ANGELINA COUNTY, TX (KTRE) - An investigator with the Texas Department of Criminal Justice's Office of the Inspector General arrested a correctional officer at the Diboll Correctional Center on Feb. 14 in connection to allegations that he smuggled synthetic marijuana in to at least two inmates in exchange for money.
Jacob Torres, 20, of Lufkin, was booked into the Angelina County jail on a felony bribery charge on Feb. 14. He was released from the jail later that day after he posted a bail amount of $10,000.
"Torres, a correctional officer at the Diboll Correctional Center, was arrested today by the Office of Inspector General - TDCJ after an investigation revealed he brought contraband into the facility for payment," Jason Clark, a spokesman for TDCJ, said on Feb .14.
Clark said the arrest came after an investigation by the TDCJ's Office of the Inspector General.
According to the arrest affidavit East Texas News obtained Thursday, the OIG investigator interviewed an inmate at the prison that said that Torres brought synthetic marijuana, or K-2, to him on Jan. 12. The inmate allegedly told the inspector he and Torres did not have an agreed-upon price, but he would sell the K-2 and pay Torres out of the money he got from selling it.
The inmate told the OIG investigator that he got a PayPal confirmation from another inmate and gave it to Torres, the affidavit stated.
In addition, the inmate told the OIG investigator that Torres also smuggled K-2 to another inmate at the prison before he started bringing the synthetic marijuana to him in December of 2016, the affidavit stated.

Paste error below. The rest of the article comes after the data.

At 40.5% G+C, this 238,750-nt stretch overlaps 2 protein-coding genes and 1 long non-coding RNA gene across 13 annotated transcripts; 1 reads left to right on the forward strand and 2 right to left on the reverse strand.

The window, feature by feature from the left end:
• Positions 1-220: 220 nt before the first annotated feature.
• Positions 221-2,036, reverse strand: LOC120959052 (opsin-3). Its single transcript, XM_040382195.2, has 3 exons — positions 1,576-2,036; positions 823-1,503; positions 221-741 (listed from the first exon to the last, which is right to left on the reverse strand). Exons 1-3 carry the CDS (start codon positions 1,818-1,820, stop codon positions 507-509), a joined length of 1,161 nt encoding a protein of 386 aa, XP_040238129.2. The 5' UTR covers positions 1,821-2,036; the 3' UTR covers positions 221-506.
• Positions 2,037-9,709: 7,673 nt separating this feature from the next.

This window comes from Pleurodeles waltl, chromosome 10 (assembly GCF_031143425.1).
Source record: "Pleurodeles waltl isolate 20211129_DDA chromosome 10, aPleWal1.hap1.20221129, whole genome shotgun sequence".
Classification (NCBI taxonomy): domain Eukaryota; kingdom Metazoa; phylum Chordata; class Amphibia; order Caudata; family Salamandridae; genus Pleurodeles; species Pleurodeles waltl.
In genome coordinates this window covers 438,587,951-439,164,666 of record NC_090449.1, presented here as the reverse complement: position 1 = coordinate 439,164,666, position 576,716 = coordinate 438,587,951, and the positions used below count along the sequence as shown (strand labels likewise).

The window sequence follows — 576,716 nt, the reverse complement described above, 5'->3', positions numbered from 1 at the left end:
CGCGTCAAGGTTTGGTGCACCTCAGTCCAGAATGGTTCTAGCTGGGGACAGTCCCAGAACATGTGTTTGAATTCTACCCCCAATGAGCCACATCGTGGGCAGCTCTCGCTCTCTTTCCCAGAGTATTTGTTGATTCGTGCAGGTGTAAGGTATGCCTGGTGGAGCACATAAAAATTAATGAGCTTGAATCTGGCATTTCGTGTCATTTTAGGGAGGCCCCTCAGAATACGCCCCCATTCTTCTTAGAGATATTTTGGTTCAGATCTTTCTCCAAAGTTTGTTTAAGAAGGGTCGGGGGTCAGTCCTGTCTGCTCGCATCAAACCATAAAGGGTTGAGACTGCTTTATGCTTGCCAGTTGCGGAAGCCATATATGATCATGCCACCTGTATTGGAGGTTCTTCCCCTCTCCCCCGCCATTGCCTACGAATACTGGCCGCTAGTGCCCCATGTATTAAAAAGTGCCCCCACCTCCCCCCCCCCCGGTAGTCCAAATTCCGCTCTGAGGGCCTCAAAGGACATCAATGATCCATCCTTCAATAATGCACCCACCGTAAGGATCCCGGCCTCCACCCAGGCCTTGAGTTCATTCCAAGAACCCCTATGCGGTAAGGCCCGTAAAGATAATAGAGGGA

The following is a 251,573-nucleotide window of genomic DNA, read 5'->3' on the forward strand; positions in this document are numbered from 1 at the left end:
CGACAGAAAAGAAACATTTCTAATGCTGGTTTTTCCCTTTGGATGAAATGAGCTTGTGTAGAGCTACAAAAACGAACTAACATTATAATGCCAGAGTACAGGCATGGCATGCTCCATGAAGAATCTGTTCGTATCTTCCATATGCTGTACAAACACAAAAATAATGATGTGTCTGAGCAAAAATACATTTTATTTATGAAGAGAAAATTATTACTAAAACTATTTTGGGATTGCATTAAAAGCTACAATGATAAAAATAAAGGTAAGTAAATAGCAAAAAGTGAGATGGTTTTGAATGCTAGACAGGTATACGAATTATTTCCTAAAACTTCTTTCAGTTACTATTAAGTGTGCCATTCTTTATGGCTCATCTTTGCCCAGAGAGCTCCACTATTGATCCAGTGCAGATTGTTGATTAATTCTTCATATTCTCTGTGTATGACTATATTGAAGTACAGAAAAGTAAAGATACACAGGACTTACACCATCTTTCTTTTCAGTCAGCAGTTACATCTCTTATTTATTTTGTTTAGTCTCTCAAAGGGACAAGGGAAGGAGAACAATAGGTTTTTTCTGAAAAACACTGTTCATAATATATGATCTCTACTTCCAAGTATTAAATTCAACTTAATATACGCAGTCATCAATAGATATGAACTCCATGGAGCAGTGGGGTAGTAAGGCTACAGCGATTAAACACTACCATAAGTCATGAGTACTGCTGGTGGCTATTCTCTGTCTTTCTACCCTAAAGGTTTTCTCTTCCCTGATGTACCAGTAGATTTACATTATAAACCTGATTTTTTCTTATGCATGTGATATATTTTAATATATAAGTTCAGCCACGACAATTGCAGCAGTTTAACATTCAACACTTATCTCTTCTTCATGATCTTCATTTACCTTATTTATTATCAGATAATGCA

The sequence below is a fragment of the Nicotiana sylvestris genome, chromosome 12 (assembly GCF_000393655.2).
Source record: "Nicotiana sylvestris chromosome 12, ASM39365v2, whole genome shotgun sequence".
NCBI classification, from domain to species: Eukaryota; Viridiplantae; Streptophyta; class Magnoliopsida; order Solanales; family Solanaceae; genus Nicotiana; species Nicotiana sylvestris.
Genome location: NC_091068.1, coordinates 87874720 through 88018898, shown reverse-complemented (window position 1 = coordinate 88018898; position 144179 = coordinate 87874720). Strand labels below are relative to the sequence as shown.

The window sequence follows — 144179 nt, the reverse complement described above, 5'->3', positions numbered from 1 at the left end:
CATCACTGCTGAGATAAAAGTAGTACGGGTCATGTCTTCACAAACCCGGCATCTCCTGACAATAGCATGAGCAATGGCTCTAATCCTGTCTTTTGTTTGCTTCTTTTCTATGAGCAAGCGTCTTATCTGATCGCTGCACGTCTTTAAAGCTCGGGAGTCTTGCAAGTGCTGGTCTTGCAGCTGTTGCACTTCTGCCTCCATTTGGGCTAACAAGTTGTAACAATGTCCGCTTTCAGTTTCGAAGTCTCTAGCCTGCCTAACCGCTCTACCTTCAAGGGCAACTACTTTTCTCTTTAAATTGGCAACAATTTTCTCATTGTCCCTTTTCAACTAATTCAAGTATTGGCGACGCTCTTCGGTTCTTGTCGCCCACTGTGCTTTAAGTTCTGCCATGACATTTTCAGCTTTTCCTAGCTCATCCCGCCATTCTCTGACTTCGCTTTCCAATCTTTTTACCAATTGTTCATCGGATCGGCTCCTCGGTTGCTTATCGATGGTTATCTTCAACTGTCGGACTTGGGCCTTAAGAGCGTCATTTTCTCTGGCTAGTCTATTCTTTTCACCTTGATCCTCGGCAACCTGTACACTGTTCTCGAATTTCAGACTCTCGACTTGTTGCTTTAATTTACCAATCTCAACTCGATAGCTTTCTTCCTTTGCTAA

On Jan. 27, the investigator went over to the second inmate's visitation list and learned that the inmate had received a visit from a female friend who lives in Corpus Christi on Dec. 18, 2016. Investigating further, he listened to the recording of a call between the inmate and the woman on that day.
During the call, the woman told the inmate she went to several stores look for an ATM to get money, the affidavit stated. The woman allegedly told the inmate that his "dirty friend" had been "blowing her phone up" and she made arrangements to meet him at the Taco Bell in the Walmart parking lot and described the man and the car he was driving.
According to the affidavit, the woman called the inmate back a short time later and told him the man she had met "had his girl and kid with him in the car and the wife said thank you after receiving the money."
When the OIG investigator talked to Torres on Feb. 2, Torres confirmed that he drives a white Kia that matches the description of the one the woman talked about in the phone call.
On Feb. 13, the investigator confirmed through PayPal that Torres had submitted a payment requests, including another woman on the inmate's visitation list. The affidavit stated Torres also received PayPal My Cash payments.
A day later, Torres told the OIG investigator that he made an agreement with the inmate in question to bring K-2 into the prison for money. He allegedly told the investigator that he smuggled the K-2 into the facility by putting a sandwich bag with the drug in it under his clothes.
Torres also told the investigator that he met the inmate's friend at a Taco Bell, and she paid him cash, the affidavit stated. Then a few days later, he brought the K-2 in to the inmate, the affidavit stated.
During the interview, Torres also said he brought another sandwich bag in later and gave it to another offender, but he couldn't remember the inmate's name, the affidavit stated. Torres allegedly admitted to receiving PayPal confirmation numbers as payment for bringing the K-2 inside the unit.